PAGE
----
Student Question

What are some examples of asides and soliloquies in Trifles by Susan Glaspell?

Quick answer:

The women in the play use soliloquies and asides to explain their point of view on Minnie Wright’s guilt. These monologues are aimed at the women and audience, not the men on stage.

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Susan Glaspell’s play Trifles is a one-act play that follows Sheriff Henry Peters, local attorney George Henderson, and Lewis Hale as they investigate the murder of John Wright. Throughout this short play, the three men and their wives go through the Wright house to determine who killed Mr. Wright. The men are convinced that John’s wife, Minnie, committed the murder but so far have no proof. The women pay attention to the small details the men overlook and are able to determine she is guilty, but they also realize she only killed him after years of abuse. Because the story is told through a play’s structure, the reader follows the investigation entirely through the characters’ dialogue.

As they investigate, Mrs. Peters and Mrs. Hale have several soliloquies where they are talking through the evidence, seemingly to themselves and to each other at the same time. When they discover Minnie’s dead pet bird, Mrs. Peters tells about her first experience with a dead animal. She understands how much her kitten meant to her, and her monologue explains how she felt when it was killed. Assuming Mr. Wright killed her beloved bird, Mrs. Peters is already demonstrating sympathy for Minnie:

MRS. PETERS (in a whisper) When I was a girl-my kitten-there was a boy took a hatchet, and before my eyes—and before I could get there—(Covers her face an instant). lf they hadn't held me back I would have—(catches herself, looks upstairs where steps are heard, falters weakly)—hurt him.

The audience realizes that these soliloquies are not intended for the men on stage to hear—just the women and the audience. Mrs. Peters knows that if her husband hears her, it will be the proof he needs to convict Minnie. This becomes the play’s internal conflict for the women. Do they tell what they’ve found, or do they protect one of their own? Later, Mrs. Hale has a similar moment when discussing their conflict. In a moment of self-discovery, she realizes how similar the women’s lives are and looks for a way to protect Minnie:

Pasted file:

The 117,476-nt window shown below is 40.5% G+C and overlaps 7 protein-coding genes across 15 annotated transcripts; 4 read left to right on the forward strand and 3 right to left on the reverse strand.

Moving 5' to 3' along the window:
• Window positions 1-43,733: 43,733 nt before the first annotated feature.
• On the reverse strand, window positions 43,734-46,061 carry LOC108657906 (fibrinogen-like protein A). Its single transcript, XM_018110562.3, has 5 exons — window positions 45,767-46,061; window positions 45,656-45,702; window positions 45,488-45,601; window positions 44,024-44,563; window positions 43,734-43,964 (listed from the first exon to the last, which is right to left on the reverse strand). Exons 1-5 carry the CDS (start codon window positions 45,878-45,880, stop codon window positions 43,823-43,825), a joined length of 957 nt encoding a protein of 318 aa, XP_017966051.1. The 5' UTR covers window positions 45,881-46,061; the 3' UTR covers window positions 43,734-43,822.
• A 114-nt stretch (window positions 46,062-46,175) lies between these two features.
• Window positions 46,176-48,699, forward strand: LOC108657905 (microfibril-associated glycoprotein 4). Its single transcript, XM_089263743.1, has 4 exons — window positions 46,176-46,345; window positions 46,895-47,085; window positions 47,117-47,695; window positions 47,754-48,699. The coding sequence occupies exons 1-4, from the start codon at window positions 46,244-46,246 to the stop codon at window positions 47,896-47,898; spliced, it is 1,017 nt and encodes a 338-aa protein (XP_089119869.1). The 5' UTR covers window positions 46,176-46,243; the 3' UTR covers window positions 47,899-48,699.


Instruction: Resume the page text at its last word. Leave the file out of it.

MRS. HALE I might have known she needed help! I know how things can be—for women. I tell you, it's queer, Mrs. Peters. We live close together and we live far apart. We all go through the same things. ­ It's all just a different kind of the same thing. (Brushes her eyes, noticing the jar of fruit, reaches out for it) If l was you, I wouldn't tell her fruit was gone. Tell her it ain't, Tell her it's all right. Take this in to prove it to her. She—she may never know whether it was broke or not.

The characters also use asides, short sentences for the audience to hear, as they continue their investigations. When the women determine if they men would understand the impact of the dead canary, Mrs. Hale comments to herself “Maybe they would—maybe they wouldn’t.”

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